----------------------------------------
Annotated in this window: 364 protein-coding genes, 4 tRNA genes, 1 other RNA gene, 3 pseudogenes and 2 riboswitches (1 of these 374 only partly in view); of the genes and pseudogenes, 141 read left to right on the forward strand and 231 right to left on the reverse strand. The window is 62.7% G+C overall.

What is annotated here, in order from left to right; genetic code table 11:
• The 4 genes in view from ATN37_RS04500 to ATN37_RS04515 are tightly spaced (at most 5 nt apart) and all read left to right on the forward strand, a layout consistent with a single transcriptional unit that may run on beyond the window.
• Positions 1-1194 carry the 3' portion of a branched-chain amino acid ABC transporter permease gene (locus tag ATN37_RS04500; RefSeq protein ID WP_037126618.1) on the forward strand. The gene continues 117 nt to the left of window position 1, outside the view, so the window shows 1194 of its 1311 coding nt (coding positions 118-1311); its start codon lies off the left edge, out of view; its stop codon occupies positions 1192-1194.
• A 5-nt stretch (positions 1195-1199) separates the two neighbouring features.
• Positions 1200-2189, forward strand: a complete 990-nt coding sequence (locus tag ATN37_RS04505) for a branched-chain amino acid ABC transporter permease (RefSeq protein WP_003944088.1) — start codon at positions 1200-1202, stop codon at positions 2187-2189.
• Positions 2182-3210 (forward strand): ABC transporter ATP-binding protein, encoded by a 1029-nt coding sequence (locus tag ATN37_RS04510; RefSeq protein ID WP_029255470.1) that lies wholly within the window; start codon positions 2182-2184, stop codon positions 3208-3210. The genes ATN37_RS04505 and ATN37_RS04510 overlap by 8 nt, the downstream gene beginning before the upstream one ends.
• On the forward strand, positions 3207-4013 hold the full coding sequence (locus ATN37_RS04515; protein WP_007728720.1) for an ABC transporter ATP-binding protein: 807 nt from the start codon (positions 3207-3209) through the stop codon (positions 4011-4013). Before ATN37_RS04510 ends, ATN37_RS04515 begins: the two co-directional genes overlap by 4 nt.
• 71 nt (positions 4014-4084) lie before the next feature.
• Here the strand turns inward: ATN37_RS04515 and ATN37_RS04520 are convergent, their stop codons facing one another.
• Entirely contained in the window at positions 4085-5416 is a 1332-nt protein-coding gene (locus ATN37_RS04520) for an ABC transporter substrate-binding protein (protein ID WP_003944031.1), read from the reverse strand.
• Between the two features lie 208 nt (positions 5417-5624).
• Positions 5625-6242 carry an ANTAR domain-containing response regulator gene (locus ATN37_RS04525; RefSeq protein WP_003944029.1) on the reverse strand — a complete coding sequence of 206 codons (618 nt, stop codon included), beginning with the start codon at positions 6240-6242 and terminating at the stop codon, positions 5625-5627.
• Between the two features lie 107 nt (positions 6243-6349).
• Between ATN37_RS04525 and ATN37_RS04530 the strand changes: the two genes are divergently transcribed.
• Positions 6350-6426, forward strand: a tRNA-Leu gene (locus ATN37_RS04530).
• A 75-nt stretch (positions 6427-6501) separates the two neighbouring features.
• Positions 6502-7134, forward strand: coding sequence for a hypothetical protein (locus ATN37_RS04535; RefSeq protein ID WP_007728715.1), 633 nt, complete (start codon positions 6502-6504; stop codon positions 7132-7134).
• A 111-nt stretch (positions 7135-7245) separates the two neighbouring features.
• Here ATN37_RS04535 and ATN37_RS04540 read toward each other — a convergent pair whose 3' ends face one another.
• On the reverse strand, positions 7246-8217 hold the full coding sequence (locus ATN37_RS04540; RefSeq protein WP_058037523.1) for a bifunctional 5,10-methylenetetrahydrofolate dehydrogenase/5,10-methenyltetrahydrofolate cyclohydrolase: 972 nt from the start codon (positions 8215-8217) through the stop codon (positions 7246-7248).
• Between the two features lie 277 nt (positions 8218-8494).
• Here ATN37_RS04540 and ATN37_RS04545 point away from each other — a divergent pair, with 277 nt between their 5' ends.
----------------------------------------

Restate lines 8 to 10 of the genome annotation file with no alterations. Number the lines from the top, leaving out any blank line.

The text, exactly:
• On the forward strand, positions 3207-4013 hold the full coding sequence (locus ATN37_RS04515; protein WP_007728720.1) for an ABC transporter ATP-binding protein: 807 nt from the start codon (positions 3207-3209) through the stop codon (positions 4011-4013). Before ATN37_RS04510 ends, ATN37_RS04515 begins: the two co-directional genes overlap by 4 nt.
• 71 nt (positions 4014-4084) lie before the next feature.
• Here the strand turns inward: ATN37_RS04515 and ATN37_RS04520 are convergent, their stop codons facing one another.